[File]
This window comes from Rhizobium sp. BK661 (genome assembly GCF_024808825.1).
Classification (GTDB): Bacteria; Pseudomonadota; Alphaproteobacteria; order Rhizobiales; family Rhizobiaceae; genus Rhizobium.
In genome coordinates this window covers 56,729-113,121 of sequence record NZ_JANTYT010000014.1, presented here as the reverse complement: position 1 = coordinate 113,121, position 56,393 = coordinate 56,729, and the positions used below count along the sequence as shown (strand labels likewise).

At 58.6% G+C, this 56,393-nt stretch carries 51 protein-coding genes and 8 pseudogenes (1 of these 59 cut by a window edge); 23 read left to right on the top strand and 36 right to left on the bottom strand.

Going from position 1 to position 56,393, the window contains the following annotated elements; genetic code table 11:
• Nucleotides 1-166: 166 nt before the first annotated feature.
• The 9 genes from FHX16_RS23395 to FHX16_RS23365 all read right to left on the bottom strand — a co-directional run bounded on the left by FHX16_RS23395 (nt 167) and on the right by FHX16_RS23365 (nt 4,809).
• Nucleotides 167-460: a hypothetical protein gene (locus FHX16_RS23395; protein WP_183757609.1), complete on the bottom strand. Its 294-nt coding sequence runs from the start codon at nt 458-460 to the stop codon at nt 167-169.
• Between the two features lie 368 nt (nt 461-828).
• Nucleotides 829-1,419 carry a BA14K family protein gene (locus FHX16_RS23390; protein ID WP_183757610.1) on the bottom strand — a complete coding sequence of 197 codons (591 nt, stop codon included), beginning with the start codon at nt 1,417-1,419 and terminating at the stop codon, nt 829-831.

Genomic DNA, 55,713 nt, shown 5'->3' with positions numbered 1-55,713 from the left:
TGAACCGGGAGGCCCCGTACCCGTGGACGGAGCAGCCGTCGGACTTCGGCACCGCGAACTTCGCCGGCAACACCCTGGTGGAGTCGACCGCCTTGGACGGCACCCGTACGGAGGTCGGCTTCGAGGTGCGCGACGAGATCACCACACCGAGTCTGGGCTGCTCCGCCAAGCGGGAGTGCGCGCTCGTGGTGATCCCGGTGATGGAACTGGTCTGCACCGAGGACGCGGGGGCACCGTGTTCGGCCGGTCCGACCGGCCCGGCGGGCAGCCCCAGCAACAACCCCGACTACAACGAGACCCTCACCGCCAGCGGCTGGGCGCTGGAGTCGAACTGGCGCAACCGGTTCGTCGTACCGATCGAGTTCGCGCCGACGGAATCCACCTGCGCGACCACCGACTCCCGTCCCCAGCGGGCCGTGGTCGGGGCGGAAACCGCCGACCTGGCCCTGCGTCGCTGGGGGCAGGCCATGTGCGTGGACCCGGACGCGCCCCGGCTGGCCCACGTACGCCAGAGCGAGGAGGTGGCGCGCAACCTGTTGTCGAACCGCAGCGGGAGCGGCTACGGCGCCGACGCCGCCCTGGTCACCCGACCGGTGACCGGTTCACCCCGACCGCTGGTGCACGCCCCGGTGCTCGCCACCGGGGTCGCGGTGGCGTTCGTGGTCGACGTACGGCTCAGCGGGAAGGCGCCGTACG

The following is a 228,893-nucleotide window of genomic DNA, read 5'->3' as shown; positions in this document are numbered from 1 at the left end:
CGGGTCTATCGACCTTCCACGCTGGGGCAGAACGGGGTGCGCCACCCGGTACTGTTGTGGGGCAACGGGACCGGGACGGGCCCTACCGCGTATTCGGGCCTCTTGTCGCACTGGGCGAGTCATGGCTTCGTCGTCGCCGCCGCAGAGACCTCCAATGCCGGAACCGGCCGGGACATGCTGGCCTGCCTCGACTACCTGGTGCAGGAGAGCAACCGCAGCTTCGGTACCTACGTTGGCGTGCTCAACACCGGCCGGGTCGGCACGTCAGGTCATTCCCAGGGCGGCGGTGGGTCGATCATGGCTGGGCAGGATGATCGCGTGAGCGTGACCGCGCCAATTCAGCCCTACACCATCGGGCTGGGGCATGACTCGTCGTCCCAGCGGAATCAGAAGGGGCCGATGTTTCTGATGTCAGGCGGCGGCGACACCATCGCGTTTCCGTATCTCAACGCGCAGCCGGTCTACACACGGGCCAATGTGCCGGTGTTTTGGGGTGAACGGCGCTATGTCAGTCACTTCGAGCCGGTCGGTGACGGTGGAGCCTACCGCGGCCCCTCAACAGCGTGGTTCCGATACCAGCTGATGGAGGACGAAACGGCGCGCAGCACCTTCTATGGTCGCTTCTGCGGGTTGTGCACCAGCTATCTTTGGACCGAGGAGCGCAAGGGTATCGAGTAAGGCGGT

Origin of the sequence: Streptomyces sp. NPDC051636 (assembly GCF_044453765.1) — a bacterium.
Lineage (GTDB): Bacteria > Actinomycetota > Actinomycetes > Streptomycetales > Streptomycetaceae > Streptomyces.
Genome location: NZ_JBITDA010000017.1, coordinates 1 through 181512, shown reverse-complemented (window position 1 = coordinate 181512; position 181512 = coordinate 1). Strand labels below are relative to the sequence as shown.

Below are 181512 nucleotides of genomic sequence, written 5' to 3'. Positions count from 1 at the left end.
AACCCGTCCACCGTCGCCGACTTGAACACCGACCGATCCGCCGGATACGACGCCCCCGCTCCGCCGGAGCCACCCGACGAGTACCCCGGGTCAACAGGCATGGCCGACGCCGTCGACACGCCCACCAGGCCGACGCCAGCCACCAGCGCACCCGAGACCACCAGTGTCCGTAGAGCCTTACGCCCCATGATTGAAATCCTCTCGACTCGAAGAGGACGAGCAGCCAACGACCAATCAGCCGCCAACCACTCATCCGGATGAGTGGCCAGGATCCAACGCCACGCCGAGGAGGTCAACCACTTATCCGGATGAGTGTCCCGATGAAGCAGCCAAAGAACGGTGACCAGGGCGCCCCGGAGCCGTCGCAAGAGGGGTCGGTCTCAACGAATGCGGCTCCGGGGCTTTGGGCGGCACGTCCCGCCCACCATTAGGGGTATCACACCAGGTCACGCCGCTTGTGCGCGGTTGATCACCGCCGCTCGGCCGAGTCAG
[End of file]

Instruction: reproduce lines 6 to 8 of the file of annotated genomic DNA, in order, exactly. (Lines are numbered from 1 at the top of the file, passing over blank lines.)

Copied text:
• Nucleotides 1-166: 166 nt before the first annotated feature.
• The 9 genes from FHX16_RS23395 to FHX16_RS23365 all read right to left on the bottom strand — a co-directional run bounded on the left by FHX16_RS23395 (nt 167) and on the right by FHX16_RS23365 (nt 4,809).
• Nucleotides 167-460: a hypothetical protein gene (locus FHX16_RS23395; protein WP_183757609.1), complete on the bottom strand. Its 294-nt coding sequence runs from the start codon at nt 458-460 to the stop codon at nt 167-169.